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Post~nuclear Monuments, Museums, and Gardens
Landscape Review
  • Miriam Engler, Iowa State University
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MARKED BY THE SCIENTIFIC DISCOVERY of atomic energy, the nuclear age, which spans the twentieth century, has changed the nature of culture as well as the landscape.l Vast, secret landscapes play host to nuclear arms and commercial energy producers. 2 Nuclear sites concern not only scientists and politicians, but also environmental designers/artists. The need to evoke a cultural discourse, protect future generations, reveal or conceal radioactive burial sites and recycle retired installations engenders our participation. How do we intersect with these hellish places? Do we have a potent role in addressing this conundrum? In what follows, I confront the consumption and design of today's most daunting places - the landscapes of nuclear material production, processing, testing and burial.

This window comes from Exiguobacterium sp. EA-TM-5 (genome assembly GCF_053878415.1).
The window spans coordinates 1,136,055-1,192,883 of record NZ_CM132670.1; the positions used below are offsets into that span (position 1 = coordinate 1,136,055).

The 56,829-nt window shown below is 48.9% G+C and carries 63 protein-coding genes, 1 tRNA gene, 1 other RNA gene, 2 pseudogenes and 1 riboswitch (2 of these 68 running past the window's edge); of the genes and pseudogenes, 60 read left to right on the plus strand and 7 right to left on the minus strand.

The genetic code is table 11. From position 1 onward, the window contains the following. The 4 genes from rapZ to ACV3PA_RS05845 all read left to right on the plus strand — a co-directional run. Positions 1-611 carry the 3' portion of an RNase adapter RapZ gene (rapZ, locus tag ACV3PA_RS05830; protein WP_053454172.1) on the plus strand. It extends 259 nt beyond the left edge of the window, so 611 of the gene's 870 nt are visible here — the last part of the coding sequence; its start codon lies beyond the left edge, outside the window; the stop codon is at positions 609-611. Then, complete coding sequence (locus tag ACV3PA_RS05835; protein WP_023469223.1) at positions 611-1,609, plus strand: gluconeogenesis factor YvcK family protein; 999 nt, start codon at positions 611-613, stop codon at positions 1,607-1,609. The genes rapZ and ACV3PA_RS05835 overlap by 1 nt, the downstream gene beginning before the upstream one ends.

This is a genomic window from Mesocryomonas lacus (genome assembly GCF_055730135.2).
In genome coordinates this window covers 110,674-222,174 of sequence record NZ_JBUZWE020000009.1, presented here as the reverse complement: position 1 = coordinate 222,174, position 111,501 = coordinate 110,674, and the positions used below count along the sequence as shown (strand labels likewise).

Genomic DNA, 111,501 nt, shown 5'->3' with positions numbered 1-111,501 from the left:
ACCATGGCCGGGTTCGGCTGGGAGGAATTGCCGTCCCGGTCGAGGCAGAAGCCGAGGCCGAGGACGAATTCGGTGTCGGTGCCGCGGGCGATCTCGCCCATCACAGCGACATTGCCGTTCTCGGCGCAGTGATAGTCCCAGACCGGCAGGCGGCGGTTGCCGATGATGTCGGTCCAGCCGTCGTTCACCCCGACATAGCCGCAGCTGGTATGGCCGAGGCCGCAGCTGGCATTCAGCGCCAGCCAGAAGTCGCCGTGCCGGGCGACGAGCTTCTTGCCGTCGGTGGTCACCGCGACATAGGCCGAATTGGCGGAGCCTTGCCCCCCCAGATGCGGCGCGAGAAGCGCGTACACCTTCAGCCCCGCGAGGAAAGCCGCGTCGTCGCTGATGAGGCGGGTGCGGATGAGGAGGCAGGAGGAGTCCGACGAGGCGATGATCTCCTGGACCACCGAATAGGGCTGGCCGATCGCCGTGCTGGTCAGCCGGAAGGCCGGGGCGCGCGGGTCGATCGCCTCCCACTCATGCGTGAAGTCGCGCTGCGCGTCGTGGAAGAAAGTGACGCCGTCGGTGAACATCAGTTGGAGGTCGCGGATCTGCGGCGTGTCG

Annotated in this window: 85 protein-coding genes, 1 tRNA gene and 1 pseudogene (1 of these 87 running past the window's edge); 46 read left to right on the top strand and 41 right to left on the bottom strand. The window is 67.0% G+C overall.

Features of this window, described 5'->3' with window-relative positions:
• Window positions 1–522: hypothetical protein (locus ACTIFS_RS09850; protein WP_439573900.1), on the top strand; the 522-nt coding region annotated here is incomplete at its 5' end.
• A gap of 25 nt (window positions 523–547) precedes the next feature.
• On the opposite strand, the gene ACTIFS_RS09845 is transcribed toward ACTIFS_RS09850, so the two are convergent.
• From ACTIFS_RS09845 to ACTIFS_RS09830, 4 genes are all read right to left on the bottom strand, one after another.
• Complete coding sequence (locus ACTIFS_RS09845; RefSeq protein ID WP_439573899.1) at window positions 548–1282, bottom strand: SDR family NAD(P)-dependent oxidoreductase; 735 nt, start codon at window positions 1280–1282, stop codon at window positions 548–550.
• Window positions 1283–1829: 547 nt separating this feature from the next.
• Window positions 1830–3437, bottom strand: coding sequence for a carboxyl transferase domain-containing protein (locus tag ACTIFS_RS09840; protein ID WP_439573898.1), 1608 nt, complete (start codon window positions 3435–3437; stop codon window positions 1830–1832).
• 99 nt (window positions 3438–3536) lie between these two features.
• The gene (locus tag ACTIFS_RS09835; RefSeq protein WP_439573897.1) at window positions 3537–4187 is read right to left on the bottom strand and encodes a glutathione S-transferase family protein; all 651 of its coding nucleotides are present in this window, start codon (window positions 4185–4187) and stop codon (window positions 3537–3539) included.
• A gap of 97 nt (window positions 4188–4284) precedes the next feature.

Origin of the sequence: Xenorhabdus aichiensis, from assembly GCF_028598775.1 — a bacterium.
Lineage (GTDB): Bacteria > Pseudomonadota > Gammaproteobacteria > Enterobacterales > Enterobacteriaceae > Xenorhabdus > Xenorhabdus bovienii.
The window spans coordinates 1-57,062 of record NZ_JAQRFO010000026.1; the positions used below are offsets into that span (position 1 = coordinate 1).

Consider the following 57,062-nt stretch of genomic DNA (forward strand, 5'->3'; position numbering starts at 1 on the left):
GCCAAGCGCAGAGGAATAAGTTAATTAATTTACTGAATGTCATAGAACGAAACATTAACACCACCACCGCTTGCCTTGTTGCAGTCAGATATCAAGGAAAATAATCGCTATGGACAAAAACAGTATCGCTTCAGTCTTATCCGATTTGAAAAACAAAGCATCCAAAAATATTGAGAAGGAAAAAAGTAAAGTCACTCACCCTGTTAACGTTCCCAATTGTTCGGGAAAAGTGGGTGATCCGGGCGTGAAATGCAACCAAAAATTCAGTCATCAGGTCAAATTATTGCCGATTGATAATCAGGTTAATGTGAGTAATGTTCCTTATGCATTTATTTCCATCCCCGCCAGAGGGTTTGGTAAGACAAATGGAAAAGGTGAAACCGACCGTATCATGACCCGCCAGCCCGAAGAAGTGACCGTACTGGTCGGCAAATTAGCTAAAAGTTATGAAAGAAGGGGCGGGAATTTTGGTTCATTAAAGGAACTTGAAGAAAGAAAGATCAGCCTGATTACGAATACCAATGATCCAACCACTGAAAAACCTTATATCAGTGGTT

This article is from Landscape Review, 9(2) 2005: 45-58. Posted with permission.

This is an open access article distributed under the creative commons attribution license, which permits unrestricted use, distribution, and reproduction in any medium, provided the original works is properly cited.
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Lincoln University
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Miriam Engler. "Post~nuclear Monuments, Museums, and Gardens" Landscape Review Vol. 9 Iss. 2 (2005) p. 45 - 58
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